The guy going crazy alleges that he got fired because he reported an incident of excessive force.

That is plausible. 

Use of force issues are a mess. 

In my view the cops involved in the Rodney King beating used insufficient force which is why he wouldn’t go down. 

I know of a case where a drugged up psycho took 8 cops to get under control and in the process of physically controlling him he broke the arm of one and the jaw of another.

Cops should not be subjected to that.  Unless an attack or resistance is by a little old lady or child or similarly outmatched person it should be considered a deadly force attack and responded to accordingly, with the lowest level of force needed to immediately incapacitate the person.

In the case of Rodney King, that should have been somebody hitting him as hard as possible with a baton on the back of the head.

Just toying around with him and protracting the incident looked unprofessional and made it look like some sort of fascist nonsense instead of a serious incident controlling somebody who was on PCP.  

Officers could have been hurt because they were screwing around instead of just finishing it.   It may have also caused more aggregate damage to Mr. King than if they’d just knocked him out.  And if he’d died, well, safety of officers first.

Then you get other cases where police officers perform a public execution, almost always of a racial minority person, and don’t get charged, or get acquited, or are convicted or plead out to something like involuntary manslaughter.

Take the New York case where for some reason that has not been elaborated the police staged an execution of an unarmed man who was about to be married, who had committed no crime, riddling his car with dozens of bullets.

It was obviously murder, it was obviously personal, and it obviously wasn’t investigated completely.    I think some of the officers involved were guilting of lesser charges but nobody went down for murder.

Then there was the execution of someone who was face down on a train platform somewhere in California, where the cop who did it claimed that he was reaching for his taser…although there was no reason to reach for his taser either.  For some reason he didnt’ go down for murder.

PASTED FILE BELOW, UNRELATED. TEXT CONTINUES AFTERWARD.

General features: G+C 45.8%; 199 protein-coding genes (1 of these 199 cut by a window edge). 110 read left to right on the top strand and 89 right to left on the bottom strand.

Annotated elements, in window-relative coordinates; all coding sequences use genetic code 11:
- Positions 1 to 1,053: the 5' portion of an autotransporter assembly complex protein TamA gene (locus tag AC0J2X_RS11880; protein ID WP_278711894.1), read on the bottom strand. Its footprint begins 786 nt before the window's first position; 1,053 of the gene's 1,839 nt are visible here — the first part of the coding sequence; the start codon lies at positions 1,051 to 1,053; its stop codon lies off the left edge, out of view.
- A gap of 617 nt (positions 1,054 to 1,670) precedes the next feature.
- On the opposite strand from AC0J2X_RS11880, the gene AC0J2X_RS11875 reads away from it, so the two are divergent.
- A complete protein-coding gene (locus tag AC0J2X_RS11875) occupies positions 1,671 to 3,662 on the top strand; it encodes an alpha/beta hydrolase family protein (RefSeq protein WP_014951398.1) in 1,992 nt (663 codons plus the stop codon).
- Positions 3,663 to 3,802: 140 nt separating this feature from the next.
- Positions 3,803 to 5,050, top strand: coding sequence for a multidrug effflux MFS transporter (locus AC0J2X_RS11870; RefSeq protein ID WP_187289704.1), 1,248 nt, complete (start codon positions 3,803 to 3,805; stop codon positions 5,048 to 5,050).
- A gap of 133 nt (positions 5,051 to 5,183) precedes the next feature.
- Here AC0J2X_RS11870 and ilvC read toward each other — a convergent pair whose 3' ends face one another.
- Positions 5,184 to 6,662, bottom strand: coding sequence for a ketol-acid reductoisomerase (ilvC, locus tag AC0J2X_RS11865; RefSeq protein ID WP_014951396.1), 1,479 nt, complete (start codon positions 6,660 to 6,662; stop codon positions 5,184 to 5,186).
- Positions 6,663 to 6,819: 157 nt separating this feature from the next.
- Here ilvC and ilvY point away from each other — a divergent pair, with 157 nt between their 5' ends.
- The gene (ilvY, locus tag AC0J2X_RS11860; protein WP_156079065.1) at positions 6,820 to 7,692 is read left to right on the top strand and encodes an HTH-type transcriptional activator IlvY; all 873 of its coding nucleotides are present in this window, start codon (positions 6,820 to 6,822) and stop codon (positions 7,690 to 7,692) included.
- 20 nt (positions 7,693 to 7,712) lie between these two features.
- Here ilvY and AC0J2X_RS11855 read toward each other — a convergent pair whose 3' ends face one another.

And the recent case where a cop well known for psycho behaviour jumped on the hood of a car that had nothing to do with the raid he was in and blew away a mother of five.  His story as published cannot possibly be true.  Did they test his blood?

Of course the police union backs the psycho in that case, I don’t think any charges were laid, the blue wall prevails again to prevent justice against a cop that’s a murderer.

There was another recent case where a cop was caught on tape body slamming a woman into the ground causing severe injuries without any reason or provocation.

So nothing would surprise me less than if Mr. Dorner witnessed police brutality and got blown off when he tried to address it, then got targeted for dismissal.   

There are ways to write up every imperfection such that nobody can avoid dismissal when somebody is marked. 

The takeaway lesson from the King incident I suspect was the wrong one, to avoid doing things in a way that was likely to produce witnesses.   Worldwide, hotheads and sadists are drawn to police forces because of the opportunity to abuse power.  

Too often superiors and coworkers will have macho ideas about what people deserve and will come to dehumanize certain populations, enabling abuse to continue even if they aren’t participating.

So whistleblower protections for officers need to be extremely strong.